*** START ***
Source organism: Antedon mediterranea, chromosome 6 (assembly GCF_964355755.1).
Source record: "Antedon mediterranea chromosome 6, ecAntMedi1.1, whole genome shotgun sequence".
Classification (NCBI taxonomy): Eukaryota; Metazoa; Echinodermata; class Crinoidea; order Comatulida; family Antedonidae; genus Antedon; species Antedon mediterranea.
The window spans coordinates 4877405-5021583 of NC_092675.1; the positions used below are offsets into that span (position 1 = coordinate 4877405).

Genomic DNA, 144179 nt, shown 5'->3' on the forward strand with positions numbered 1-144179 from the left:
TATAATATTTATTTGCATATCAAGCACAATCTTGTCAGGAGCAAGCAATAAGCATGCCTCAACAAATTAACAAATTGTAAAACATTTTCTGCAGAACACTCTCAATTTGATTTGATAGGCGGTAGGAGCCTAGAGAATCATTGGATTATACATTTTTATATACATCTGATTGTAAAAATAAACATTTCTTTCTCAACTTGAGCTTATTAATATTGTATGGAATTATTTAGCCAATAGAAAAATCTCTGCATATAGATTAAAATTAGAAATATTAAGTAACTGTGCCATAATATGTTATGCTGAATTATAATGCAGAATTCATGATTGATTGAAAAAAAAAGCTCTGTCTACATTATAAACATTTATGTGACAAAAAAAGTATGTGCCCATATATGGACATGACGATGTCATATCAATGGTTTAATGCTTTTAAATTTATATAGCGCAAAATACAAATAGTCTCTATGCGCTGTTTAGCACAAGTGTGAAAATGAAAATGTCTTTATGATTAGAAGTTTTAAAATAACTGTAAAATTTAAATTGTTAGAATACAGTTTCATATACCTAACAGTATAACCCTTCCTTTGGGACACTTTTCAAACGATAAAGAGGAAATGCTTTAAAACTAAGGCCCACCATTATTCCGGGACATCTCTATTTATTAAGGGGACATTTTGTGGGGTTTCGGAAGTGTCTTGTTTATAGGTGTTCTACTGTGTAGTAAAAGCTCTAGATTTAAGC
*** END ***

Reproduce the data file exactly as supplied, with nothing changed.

Source organism: Antedon mediterranea, chromosome 6 (assembly GCF_964355755.1).
Source record: "Antedon mediterranea chromosome 6, ecAntMedi1.1, whole genome shotgun sequence".
Classification (NCBI taxonomy): Eukaryota; Metazoa; Echinodermata; class Crinoidea; order Comatulida; family Antedonidae; genus Antedon; species Antedon mediterranea.
The window spans coordinates 4877405-5021583 of NC_092675.1; the positions used below are offsets into that span (position 1 = coordinate 4877405).

Genomic DNA, 144179 nt, shown 5'->3' on the forward strand with positions numbered 1-144179 from the left:
TATAATATTTATTTGCATATCAAGCACAATCTTGTCAGGAGCAAGCAATAAGCATGCCTCAACAAATTAACAAATTGTAAAACATTTTCTGCAGAACACTCTCAATTTGATTTGATAGGCGGTAGGAGCCTAGAGAATCATTGGATTATACATTTTTATATACATCTGATTGTAAAAATAAACATTTCTTTCTCAACTTGAGCTTATTAATATTGTATGGAATTATTTAGCCAATAGAAAAATCTCTGCATATAGATTAAAATTAGAAATATTAAGTAACTGTGCCATAATATGTTATGCTGAATTATAATGCAGAATTCATGATTGATTGAAAAAAAAAGCTCTGTCTACATTATAAACATTTATGTGACAAAAAAAGTATGTGCCCATATATGGACATGACGATGTCATATCAATGGTTTAATGCTTTTAAATTTATATAGCGCAAAATACAAATAGTCTCTATGCGCTGTTTAGCACAAGTGTGAAAATGAAAATGTCTTTATGATTAGAAGTTTTAAAATAACTGTAAAATTTAAATTGTTAGAATACAGTTTCATATACCTAACAGTATAACCCTTCCTTTGGGACACTTTTCAAACGATAAAGAGGAAATGCTTTAAAACTAAGGCCCACCATTATTCCGGGACATCTCTATTTATTAAGGGGACATTTTGTGGGGTTTCGGAAGTGTCTTGTTTATAGGTGTTCTACTGTGTAGTAAAAGCTCTAGATTTAAGC